Djamo has secured $14 million from the renowned accelerator, three lead investors (Enza Capital, Oikocredit, and Partech Africa), as well as additional investors (Jango Capital, P1 Ventures, Axian, and Launch Africa).
Djamo, founded by Régis Bamba and Hassan Bourgi last year, offers financial services to the underbanked and unbanked populace, as do the majority of fintechs throughout Africa.
Less than 25% of adults in French-speaking markets with a focus on these markets have bank accounts. This is due, in part, to banks’ focus on wealthy clients and people who they view as profitable for their businesses.
However, as the region’s banks fell short, mobile money from its telecoms filled the void. In the past ten years, their wallets have touched more than 60% of the population, demonstrating how many millions of French-speaking locals were in need of financial services.
Due to the reach and infrastructure of mobile money, firms like Djamo can now expand on their current payment infrastructure to democratize financial access in the banking and mobile money sectors.
Since Djamo’s software enables interoperability between banks and mobile money, its Ivory Coast users can transfer funds back and forth from their bank accounts to their mobile money wallets, and the company has taken advantage of this feature to provide a comprehensive range of financial services.
The first product from Djamo is a debit card supported by Visa that enables customers to make online purchases from retailers like Amazon, Alibaba, or Netflix.
Other products come in the form of salary-receiving software, peer-to-peer virtual accounts, and an autosaving tool that helps users reach their financial objectives. Several related products available in Africa are Kuda, Telda, PiggyVest, TymeBank, and Koa.
The various use cases are extremely valuable in the customers’ eyes. According to Bamba, the business’s chief product officer, Djamo has amassed so much that the fintech still depends on word of mouth to scale across Ivory Coast.
Over 500,000 users have registered on the platform as of this writing, a more than 5-fold growth from the 90,000 users Djamo had as of February 2021.
The addition of a free option and two premium alternatives with different services—$2/month and $3.5/month—to its price structure has helped Djamo see a growth in revenue of 20% to 25% month over month.
According to them, these choices are 80% less expensive than other bank accounts provided by financial organizations, such as microfinance banks, which Djamo regards as direct competitors because they use digital channels to deliver financial services in Ivory Coast.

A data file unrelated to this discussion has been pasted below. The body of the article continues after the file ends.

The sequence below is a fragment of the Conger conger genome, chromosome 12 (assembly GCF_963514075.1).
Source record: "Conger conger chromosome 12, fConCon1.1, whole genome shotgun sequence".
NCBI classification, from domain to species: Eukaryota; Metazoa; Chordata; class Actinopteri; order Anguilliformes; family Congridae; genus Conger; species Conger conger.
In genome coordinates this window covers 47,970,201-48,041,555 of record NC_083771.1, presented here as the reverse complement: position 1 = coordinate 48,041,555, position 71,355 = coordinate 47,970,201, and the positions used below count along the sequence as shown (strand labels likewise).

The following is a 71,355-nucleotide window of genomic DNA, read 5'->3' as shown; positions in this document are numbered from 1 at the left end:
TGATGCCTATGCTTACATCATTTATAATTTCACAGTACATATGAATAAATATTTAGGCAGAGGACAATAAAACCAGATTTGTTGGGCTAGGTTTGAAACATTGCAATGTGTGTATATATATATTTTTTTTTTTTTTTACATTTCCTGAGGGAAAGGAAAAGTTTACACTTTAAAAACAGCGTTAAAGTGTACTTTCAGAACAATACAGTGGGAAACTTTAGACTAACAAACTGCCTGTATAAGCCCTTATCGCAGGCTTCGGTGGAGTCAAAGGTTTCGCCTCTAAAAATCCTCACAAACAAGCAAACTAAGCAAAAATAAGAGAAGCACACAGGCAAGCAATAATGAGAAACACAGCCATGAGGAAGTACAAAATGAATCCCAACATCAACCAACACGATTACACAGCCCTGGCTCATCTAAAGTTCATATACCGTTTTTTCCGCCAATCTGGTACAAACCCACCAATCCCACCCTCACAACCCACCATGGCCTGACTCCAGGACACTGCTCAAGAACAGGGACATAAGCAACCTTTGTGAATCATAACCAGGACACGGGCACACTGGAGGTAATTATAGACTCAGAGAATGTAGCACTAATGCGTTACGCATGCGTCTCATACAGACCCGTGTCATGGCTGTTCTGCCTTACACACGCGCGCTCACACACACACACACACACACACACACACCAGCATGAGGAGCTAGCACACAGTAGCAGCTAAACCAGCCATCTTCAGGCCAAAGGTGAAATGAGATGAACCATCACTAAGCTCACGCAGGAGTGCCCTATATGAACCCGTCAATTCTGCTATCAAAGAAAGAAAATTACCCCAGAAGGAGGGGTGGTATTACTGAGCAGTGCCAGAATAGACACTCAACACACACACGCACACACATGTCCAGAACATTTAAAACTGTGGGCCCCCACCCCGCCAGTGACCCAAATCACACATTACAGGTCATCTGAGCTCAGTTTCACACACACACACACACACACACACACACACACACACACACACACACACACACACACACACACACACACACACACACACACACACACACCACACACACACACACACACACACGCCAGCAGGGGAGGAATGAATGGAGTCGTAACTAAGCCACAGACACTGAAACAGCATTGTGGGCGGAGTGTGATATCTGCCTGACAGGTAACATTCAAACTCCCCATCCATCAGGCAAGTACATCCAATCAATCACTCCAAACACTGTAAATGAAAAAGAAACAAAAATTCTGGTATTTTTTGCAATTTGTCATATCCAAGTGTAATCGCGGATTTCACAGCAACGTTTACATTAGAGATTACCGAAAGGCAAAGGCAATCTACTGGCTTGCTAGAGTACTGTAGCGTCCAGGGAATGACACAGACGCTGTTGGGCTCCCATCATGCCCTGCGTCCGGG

According to Bourgi, 60% of Djamo users have never used a Visa debit card before signing up for the service. The chief executive is happy with the accomplishment and sees it as essential to Djamo’s effort to make financial services available to everyone, including those outside the Ivory Coast.
The business will use the $14 million in financial funds, which it claims is the largest equity round for a startup in Ivory Coast, to expand its product offerings to include access to finance and investments before the conclusion of next year and enter two more countries in Francophone Africa.
The existing credit system just isn’t functional for the millions of underbanked Africans since conventional banks have failed to develop a more individualized financial solution focused on underbanked and unbanked consumers.
Even in cases where conventional banks have knowledge of the client journey, they choose not to work with people who have a spotty credit history or poor credit scores.
Fintech businesses are utilizing the increasing use of mobile phones to bring financial inclusion to the unbanked and underbanked, particularly in Africa. This has gained popularity because many people no longer need to visit banks in order to send and receive money.
This demonstrates the necessity for financial services innovation to upend the existing financial system and make it more inclusive.
Fintech startups are currently providing services to the unbanked people, gathering data that will alter how businesses provide these customers’ needs in the future and receiving financial support from investors to expand to new regions, like in the instance of Djamo.
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